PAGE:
Airbrushed Nose Art Tutorial





The interactive transcript could not be loaded.



Rating is available when the video has been rented.
This feature is not available right now. Please try again later.
Published on May 3, 2014

"How to Paint Custom Nose Art Design" is a tutorial on airbrushing a Nose Art design on an airplane.

The first step in the creation of a Nose Art design is getting the clients artwork approved. I was given a black and white copy of the image with the request to change the clothing for something a little more child friendly. I did a line art drawing and scanned it then colored it in Photoshop. The art was approved and another thought was to add the stars on the shirt and shorts.

A visit to the hanger was necessary to get photo's of the airplane. I used a tape measure in the photo for size reference. The selected art was copy/pasted, in Photoshop, onto a photograph of the airplane to determine the appropriate position and size of the design.

I wanted to see clean lines around all the color areas so I cut stencils out of clear adhesive masking paper for each color. The light box helped to transfer a pencil drawing onto the stencil then a craft knife was used to cut the stencil. There were a total of 14 stencils for both sides. The four colors; blue, light blue, flesh and yellow, the phrases "S'cuse me while I kiss the sky", "Mom's/Wife's worry" and stencils for the shadows on the shirt.

The second day, I met the client at the hanger. I used sized prints of the designs to place the art on the nose and I got the go ahead for the position.To protect the rest of the airplane from over spray, it was covered with plastic tarps. A 1500 grit sanding pad was used to rough up the surface under the art. Then a wax remover/degreaser was used to clean and prep the surface. I positioned the sized prints on both sides and used graphite transfer paper, under the prints, to mark references for lining up the stencils. The flesh color stencil was applied first and burnished. Using automotive enamel paint, I airbrushed the base flesh color and freehanded the shadow and highlight. After the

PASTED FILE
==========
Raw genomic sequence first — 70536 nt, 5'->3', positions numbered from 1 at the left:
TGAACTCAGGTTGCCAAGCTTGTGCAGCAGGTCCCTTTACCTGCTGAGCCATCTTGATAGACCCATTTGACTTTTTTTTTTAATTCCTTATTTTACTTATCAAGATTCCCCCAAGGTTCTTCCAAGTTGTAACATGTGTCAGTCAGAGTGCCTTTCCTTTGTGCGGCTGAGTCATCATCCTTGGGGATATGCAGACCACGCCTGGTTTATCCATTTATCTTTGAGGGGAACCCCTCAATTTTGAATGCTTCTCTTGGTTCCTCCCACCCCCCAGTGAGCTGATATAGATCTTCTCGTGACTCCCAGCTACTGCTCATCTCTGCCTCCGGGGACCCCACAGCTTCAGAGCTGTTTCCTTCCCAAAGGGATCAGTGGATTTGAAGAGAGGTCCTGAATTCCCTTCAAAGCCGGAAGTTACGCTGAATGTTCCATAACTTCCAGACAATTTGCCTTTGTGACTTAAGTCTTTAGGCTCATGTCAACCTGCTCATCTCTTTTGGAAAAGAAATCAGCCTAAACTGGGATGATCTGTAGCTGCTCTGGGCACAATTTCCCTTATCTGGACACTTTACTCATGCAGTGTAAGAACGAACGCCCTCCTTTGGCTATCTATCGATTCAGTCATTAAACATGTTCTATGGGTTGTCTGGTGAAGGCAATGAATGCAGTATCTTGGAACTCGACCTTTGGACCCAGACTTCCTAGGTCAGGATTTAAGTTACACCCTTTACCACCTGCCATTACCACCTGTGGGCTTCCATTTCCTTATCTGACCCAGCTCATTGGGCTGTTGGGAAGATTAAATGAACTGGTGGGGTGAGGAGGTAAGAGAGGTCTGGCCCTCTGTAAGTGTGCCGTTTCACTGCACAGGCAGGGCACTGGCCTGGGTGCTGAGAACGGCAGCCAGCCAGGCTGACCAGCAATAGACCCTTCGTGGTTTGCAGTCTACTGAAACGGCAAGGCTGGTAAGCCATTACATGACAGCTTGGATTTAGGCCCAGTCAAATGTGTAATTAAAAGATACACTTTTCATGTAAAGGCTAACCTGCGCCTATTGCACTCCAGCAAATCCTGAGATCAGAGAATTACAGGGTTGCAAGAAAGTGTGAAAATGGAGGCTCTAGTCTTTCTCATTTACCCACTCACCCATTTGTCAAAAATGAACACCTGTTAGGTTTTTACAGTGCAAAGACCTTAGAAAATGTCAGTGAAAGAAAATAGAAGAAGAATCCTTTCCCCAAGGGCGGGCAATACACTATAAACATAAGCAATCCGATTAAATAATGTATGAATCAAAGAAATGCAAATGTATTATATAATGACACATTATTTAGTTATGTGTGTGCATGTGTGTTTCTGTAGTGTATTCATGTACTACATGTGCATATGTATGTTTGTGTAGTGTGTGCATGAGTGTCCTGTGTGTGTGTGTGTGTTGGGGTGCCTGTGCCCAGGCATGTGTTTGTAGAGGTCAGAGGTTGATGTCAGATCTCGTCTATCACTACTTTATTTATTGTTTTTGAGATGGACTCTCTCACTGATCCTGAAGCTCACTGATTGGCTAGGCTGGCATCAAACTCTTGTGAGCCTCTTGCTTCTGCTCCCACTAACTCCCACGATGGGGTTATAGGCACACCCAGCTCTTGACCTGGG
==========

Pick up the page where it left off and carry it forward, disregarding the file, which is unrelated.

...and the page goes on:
three flesh colors were airbrushed the stencil was removed.

The yellow stencil for the hair and the light blue stencil for the banner were applied and burnished. Paper was taped around the hair stencil to keep the banner area clean, I airbrushed the yellow and freehanded the shadow/highlights. The paper was repositioned to protect the hair area and I airbrushed the light blue banner with shadow/highlights. All four stencils were removed. Six stencils were applied/burnished for the dark blue color of her pants, the star on her shirt and all the lettering for the phrases. This photograph shows the dark blue paint after airbrushing with the stencil in place. Shadow/highlights were added to her pants. The last two stencils were applied/burnished for the shadows on her white shirt.

The next step was to add the lines to the figure and banner. I used a liner brush with the dark blue color to freehand all the lines. Then I used a bright red color for her lips. Finally my friend Pete sprayed a coat of automotive clear to complete the project. The last photographs show before and after views.

Copyright © 2014 Bryan Duddles


When autoplay is enabled, a suggested video will automatically play next.

Up next

to add this to Watch Later

Add to

Loading playlists...